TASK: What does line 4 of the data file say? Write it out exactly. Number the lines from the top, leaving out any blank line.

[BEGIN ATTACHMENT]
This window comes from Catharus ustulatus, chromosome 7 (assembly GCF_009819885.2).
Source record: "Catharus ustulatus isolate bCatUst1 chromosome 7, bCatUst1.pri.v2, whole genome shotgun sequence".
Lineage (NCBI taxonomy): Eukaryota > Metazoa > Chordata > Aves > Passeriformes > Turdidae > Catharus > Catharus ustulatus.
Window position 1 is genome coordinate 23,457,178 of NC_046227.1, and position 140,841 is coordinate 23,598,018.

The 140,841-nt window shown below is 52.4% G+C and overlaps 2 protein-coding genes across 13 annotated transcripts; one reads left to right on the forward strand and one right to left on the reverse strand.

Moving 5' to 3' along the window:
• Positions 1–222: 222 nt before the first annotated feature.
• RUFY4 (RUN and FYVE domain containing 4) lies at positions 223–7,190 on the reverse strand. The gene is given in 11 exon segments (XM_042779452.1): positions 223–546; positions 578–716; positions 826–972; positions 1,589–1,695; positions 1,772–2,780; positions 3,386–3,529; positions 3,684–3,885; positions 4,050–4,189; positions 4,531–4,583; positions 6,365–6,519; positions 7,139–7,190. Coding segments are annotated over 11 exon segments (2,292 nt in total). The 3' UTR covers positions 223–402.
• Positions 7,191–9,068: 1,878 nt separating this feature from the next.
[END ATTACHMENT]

Window position 1 is genome coordinate 23,457,178 of NC_046227.1, and position 140,841 is coordinate 23,598,018.